Rooney, T. (2017). Planning for flexible and innovative school spaces: Safety and risk. 12C. Freeman, P. Tranter, T. Skelton. Risk, protection, provision and policy 405-421. Singapore: Springer Science and Business Media. Retrieved from https://doi.org/10.1007/978-981-287-035-3_15
The chapter presents an analysis of the challenges that arise when children’s movements and activities in school grounds become limited or overcontrolled as a result of the requirements set out in safety and security policies. The discussion focuses on policies at both national and local levels that aim to respond to a particular risk (or perceived risk) of potential harm to people or property in schools. This includes an examination of safety in the playground and the tensions teachers often face between duty of care obligations and the pedagogical imperative to provide challenging and creative activities. The implications of security policy in schools, as implemented via mechanisms such as secured fences and surveillance technologies, are also examined to better understand how these might impact on both student and teacher experience with school spaces. In this discussion, the significance of implementing school safety and security policy within an educational context is explored. A number of strategies and areas for future research emerge on how school spaces may be made sufficiently safe for children and at the same time provide them with opportunities to take risks, to build authentic encounters with the world around them, and to foster skills for lifelong learning in a changing and uncertain world.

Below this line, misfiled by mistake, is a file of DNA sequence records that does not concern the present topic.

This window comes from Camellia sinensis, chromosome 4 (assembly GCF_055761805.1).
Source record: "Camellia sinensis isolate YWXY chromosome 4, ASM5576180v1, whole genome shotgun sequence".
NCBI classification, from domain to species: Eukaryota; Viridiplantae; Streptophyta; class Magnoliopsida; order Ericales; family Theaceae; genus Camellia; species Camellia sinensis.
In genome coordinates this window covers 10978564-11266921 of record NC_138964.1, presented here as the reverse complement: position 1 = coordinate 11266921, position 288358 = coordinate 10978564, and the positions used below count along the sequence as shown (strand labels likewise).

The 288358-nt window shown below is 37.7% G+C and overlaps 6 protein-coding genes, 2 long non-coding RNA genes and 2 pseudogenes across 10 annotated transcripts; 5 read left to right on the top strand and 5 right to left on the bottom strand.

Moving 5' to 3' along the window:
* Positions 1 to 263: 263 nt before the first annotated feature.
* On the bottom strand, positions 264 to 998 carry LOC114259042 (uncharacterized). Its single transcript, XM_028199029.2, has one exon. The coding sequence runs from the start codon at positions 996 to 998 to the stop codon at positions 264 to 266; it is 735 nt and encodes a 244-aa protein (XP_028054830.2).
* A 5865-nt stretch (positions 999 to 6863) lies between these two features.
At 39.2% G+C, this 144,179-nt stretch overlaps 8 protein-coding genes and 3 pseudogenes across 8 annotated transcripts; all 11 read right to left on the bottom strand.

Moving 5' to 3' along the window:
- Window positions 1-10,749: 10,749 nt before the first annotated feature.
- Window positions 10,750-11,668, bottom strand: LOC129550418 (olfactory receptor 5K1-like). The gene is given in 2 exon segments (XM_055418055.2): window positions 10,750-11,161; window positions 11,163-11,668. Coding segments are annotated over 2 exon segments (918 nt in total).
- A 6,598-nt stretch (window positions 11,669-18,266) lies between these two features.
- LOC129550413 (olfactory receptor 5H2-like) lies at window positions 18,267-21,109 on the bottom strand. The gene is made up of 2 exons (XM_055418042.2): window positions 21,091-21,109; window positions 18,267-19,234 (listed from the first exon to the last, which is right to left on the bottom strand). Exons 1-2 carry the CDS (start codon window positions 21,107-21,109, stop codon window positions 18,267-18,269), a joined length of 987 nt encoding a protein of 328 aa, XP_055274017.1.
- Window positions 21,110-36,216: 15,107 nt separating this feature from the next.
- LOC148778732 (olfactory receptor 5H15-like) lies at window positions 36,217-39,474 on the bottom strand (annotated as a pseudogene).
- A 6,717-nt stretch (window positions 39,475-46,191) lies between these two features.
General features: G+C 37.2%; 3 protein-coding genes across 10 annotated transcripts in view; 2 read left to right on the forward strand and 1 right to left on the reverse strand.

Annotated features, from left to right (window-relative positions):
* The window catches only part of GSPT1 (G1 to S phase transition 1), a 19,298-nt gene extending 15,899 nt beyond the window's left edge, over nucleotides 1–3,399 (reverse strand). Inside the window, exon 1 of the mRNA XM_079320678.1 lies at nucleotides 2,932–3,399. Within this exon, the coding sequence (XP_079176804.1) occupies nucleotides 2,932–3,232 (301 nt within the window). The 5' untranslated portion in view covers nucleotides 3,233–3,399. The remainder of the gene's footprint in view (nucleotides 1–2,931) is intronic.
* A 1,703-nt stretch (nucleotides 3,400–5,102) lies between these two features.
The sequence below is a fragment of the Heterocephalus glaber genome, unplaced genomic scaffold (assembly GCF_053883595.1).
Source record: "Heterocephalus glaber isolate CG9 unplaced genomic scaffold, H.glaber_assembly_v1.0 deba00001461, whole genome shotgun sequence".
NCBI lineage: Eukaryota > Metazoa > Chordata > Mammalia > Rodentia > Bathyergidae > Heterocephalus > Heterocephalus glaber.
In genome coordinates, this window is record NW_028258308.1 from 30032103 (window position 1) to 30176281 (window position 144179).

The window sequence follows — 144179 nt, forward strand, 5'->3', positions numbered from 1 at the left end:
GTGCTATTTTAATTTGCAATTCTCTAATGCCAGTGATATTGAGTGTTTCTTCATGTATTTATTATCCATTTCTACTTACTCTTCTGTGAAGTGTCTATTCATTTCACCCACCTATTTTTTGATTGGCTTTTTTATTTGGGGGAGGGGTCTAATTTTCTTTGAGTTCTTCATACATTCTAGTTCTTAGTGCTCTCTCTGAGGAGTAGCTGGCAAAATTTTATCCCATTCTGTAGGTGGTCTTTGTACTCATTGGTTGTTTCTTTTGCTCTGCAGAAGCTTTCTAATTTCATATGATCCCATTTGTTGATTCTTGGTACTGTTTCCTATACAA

School of Education
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